I don’t like fancy clothes and prefer to keep my wardrobe as ‘minimal’ as possible. I’ve always been the guy in our family who keeps saying to donate our things, so that our house can ‘breathe’ a little easier with more space. I prefer spending on things that I really need (but of course, I have some occassional guilty pleasures also like food — no one is perfect!). I also find the concept of ‘essentialism’ very pleasing; I find solitude just by hearing the word.

Ultimately, what minimalism means is that you only get what you need given your current resources. What that ‘need’ is would depend on your individual preferences. It’s not the same case for everyone.

Coming from a developing country like the Philippines, minimalism sounds like a very foreign concept. People from developing countries tend to be hoarders of material possessions — take for example our families. This is why being a minimalist in the Philippines can be challenging.

But if you’re like me who identifies as a minimalist, there are many ways we can achieve a minimalist lifestyle despite our social circles. Here are some of the ways you can do this.

Understand what things you really need based on your personal context

In Filipino society, we’re constantly driven or encouraged by our peers to own, own, and own things, because they represent a status symbol or your purchasing power. But we also have to remember if these things actually add any value to our lives.

The question to ask is: What value do the things I buy add to my life? Do they merely satisfy my consumerist desires, or do they address something valuable in my life?

Make sure you are buying into sustainable products or services

The world is burning — literally. As a minimalist, it breaks my heart for it to have reached this point. People consume a lot, capitalists keep on developing without thinking of the environment — what you get is a world order working under the notion of ‘infinite growth’ but ‘finite resources’.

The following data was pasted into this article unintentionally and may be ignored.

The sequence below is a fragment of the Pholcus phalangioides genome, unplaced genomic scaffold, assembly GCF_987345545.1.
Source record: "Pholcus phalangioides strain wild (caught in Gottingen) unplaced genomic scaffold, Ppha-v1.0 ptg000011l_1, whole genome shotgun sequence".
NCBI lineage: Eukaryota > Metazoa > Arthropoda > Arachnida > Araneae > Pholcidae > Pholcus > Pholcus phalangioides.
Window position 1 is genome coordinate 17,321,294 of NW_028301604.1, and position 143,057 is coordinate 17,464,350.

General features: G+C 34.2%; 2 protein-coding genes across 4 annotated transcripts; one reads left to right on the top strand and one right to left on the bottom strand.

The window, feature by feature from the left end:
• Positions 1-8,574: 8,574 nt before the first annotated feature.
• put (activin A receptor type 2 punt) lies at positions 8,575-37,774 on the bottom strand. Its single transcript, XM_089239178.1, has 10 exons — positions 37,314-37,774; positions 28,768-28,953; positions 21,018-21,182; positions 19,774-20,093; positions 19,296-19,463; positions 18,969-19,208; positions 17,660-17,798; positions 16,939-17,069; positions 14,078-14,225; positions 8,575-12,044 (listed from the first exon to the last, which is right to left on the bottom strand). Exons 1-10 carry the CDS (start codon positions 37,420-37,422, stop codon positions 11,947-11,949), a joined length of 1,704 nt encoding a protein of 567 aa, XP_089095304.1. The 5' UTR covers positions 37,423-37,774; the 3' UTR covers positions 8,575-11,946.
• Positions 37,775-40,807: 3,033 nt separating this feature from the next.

Which is why the minimalist movement can help in this battle. As minimalists, you learn to get only what you really need. And what better way to do that but by supporting sustainable products and services.

Now — I am aware that some sustainable products and services are expensive as hell. Avoid those. There are many other ways to become ‘sustainable’ apart from being a ‘green consumer’. Ultimately, it is a lifestyle, not just a “consumer lifestyle”.

Declutter, declutter, declutter

We tend to own too much things. We think that they would fill the emotional voids in us. At one point they actually do, but later we realize that we get too fixated and dependent on material possessions to satiate our emotional well-being.

Try decluttering your things and see if it would have any changes to your mindset. I understand how difficult this can be, but as a minimalist we need to understand what we really need and what works best for us.

The things that would remain may end up to be still a lot of things, but what matters with minimalism is that you only keep the things that really matter to you. And this can be a few things that can be counted by your fingers, or even several things. It is a case-to-case scenario.

Remember — ‘clutter’ is something that doesn’t add value to your life.

There’s nothing cognitively dissonant with being ambitious and a minimalist

Being a minimalist doesn’t mean you should forego of your dreams in life. Again, minimalism is about organizing your life and getting only what’s really important to your context.

The key concept is consuming with intent. Don’t just buy into things simply because it adds status, power, or prestige. In the minimalist world, having what you need and having inner peace are what matters.

… and that’s my list. I am constantly learning about this concept, and would want to know your experiences also! Hit me up through ianbrmia@gmail.com.